Thursday, 5 March 2015

#TBT: A GASTRONOMICAL FEAST in LYON, FRANCE


After my old portable hard drive broke, I've been even more conscious about archiving and filing older and new digital photos. It's inevitable to find folders or photographs I have almost forgotten.


I was meant to go to Lyon in east-central France for work three years ago, but it was cancelled. But since the Mr has close friends who live there, we decided to go ahead with the weekend trip. 


I wasn't blogging then and had a rickety camera that not even pensioners nowadays would use, so the quality of my photos are not up to my current standards. I'd like to share that trip with you nonetheless. 



Main entrance to the Basilica of Notre-Dame de Fourvière



Up to see a panoramic view of Lyon



Panoramic view of the inner city of Lyon from the roof the basilica of Notre-Dame de Fourvière


























Can you spot me in the middle of Place des Terreaux?




This fountain was sculpted by Frédéric Auguste Bartholdi in 1892. You may not have heard of him before, but some of you may have seen his most famous design: the Statue of Liberty in New York.  La Fontaine Bartholdi will be temporarily removed this year for restoration.



Lyon is a major silk production and weaving hub (the main reason why I was originally meant to travel there for work), and a significant setting for the beginnings of cinema as it was there where Auguste and Louis Lumière invented the cinematograph. The most famous Lyonnais is the aviator and 'The Little Prince' author, Antoine de Saint-Exupéry.


France's third largest city (after Paris and Marseille) is also reputed as the country's gastronomical capital. You read it right: it's not Paris.



Our Lyonnais friends are neighbours with a Japanese chef who owns a restaurant the size of a tiny studio flat in London. If you've ever watched Rachel Khoo's cooking show where she also hosts diners in her tiny flat in Paris, our Japanese chef's dining area was smaller than that.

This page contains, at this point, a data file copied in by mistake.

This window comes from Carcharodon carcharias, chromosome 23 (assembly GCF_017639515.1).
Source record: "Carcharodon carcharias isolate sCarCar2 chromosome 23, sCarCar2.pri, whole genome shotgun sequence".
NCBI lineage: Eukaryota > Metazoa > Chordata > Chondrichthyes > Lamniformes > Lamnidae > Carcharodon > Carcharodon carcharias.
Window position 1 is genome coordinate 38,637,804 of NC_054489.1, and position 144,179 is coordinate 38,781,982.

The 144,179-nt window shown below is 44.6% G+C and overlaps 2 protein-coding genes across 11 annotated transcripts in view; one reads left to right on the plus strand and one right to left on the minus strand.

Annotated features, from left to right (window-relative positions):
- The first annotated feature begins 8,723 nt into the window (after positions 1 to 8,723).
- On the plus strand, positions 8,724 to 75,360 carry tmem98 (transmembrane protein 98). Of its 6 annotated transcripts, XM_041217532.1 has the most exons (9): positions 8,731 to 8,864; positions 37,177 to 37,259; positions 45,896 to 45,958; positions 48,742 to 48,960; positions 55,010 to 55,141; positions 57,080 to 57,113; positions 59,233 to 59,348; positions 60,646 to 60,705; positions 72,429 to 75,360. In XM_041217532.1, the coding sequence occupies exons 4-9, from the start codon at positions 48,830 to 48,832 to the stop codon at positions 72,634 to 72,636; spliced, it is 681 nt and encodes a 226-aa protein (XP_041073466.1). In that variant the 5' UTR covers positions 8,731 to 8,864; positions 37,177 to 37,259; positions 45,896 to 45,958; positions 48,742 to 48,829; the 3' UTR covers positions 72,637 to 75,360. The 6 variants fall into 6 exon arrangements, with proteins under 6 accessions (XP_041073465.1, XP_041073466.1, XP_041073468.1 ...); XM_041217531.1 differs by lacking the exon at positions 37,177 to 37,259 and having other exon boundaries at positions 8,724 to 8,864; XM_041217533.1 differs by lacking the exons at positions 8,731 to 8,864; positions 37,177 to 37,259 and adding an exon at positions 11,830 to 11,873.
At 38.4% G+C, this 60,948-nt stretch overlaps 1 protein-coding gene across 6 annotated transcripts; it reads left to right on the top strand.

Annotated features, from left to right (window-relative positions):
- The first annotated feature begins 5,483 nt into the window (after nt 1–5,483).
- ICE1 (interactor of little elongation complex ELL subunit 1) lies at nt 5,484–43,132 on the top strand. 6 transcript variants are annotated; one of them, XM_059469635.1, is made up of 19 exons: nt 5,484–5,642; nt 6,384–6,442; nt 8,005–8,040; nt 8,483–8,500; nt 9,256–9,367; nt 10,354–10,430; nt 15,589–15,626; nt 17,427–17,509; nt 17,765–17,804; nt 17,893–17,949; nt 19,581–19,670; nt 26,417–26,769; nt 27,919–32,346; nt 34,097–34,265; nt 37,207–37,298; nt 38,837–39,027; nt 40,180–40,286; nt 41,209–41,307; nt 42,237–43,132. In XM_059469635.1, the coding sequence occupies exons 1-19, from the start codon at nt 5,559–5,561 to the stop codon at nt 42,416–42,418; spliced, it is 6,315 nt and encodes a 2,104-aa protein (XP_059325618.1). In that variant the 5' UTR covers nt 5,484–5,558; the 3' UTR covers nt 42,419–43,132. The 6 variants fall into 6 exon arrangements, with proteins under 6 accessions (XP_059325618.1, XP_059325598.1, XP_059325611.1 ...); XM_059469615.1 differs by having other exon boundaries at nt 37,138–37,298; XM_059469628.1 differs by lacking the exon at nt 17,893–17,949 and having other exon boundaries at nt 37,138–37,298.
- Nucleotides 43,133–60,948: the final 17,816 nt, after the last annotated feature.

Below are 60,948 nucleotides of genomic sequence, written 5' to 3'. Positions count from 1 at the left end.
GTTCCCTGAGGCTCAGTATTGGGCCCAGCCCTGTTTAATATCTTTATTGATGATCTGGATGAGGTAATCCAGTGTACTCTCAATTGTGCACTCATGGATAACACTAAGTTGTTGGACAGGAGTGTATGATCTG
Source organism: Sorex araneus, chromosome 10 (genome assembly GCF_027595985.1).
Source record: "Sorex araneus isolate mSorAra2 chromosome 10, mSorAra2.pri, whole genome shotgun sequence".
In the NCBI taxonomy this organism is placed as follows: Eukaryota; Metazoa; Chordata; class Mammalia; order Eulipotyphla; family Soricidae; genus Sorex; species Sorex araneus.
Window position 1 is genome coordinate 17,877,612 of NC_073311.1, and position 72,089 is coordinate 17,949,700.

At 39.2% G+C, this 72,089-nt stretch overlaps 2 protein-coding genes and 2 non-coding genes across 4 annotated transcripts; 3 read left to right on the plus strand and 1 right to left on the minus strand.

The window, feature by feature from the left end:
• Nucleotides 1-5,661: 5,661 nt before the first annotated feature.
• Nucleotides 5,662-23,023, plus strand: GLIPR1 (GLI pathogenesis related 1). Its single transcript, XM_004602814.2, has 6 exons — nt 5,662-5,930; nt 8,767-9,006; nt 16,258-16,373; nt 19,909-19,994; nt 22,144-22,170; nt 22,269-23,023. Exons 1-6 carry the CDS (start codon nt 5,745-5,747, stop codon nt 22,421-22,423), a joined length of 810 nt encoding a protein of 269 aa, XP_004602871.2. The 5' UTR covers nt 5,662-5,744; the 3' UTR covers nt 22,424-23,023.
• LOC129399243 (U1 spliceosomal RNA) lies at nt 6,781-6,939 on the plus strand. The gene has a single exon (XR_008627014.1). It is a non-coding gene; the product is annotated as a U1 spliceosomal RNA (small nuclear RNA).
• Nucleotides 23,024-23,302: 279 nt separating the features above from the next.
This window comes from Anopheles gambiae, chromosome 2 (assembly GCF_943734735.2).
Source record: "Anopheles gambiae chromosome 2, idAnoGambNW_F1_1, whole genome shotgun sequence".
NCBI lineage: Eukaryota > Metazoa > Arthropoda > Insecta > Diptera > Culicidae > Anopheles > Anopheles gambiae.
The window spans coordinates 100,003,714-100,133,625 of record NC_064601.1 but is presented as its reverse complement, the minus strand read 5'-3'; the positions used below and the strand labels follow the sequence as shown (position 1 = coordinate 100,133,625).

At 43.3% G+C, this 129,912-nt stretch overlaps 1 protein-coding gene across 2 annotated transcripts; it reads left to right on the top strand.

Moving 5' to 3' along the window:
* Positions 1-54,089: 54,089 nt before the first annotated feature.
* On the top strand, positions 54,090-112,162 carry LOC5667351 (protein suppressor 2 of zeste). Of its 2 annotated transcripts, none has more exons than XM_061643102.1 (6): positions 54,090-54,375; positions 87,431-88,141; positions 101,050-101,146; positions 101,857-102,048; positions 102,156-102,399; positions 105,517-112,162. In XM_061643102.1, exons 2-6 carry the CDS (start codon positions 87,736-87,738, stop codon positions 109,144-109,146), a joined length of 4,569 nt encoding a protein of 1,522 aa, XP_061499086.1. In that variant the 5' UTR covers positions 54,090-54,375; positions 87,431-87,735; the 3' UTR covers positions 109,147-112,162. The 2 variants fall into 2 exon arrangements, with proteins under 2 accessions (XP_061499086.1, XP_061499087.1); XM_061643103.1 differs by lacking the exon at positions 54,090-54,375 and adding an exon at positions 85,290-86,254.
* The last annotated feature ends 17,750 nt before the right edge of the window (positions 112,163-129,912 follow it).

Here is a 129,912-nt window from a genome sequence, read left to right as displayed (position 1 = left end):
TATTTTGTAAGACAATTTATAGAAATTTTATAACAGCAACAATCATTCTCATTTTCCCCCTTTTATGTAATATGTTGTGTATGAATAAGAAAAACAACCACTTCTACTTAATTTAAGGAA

He served us a seven-course meal for dinner -- a dinner that stretched for five hours.  I have experienced dining in Italy which starts late, from around 9pm, but still finishes before midnight. In Lyon, we started eating at 8pm. By 1am, we were served a platter of cheese each after a first round of dessert. To an Asian like me who almost always would find cheese simply as garnishing on my pasta, I stayed away even from cheddar for a couple of weeks back in London. 



























After three years, I think I'm forgiven for not remembering the names of any of the food I had that night, but you can agree with me that it was well-documented, to the amusement of our French and Northern Irish hosts who would wait for their Asian guest to finish taking photos of each plate after every course. Remember, that was before the time most have taken on the annoying habit of Instagram-ming every meal while everyone else around the Instagrammer is also on suspended time.


The following day, our friends took us to the market to stock up on charcuterie and cheese (yet again!) for our Swiss meal of Raclette.



Won't find these in England, but definitely in the Philippines, also with the heads still attached



Cheese overload



The Raclette grill ready for take off



Coupelles at the ready





























Raclette is always accompanied by baby Bintje, Charlotte, or Raclette variety potatoes, pickled onions and a melange of other preserved vegetables. The Marlboros are optional.








There are places you go to just to drink, and then there are places you go to just to eat. It was the latter, one weekend in Lyon in 2012.  There are more spots to see and more cheese to eat there, of course, and we'll be back in due time. Perhaps when La Fontaine Bartholdi is restored.



Have you been to Lyon? What makes it different from Paris?






5 comments:

  1. What a beautiful place, I'd love to go and see it!! Love the buildings. Love all the cheese as well, haha. I always eat loads in France :))) I hope you have a great weekend my dear xx

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  2. I can't believe that I didn't have any raclette this winter. I've never been to Lyon; it looks like a great place to visit!

    www.LUXESSED.com

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  3. I had no idea that the author of Le Petit Prince was from there! It's one of the books I bought whilst living in France and a favourite of mine. Although I have visited many areas of France, I can't believe we have still not had the weekend in Lyon that we have often discussed!!! Your meal sounds amazing. Lyon's reputation for good food is one of the reasons we had planned to go. You have reminded me to take out the Raclette set from the back of the cupboard too!

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  4. I have been to Lyon some years ago and I have enjoyed to see the city again in your post! It's a lucky you could take new photos...I am sure you loved your staying there!

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  5. The place and the food looks amazing! thanks for sharing!

    Lyosha
    Inside and Outside Blog

    ReplyDelete

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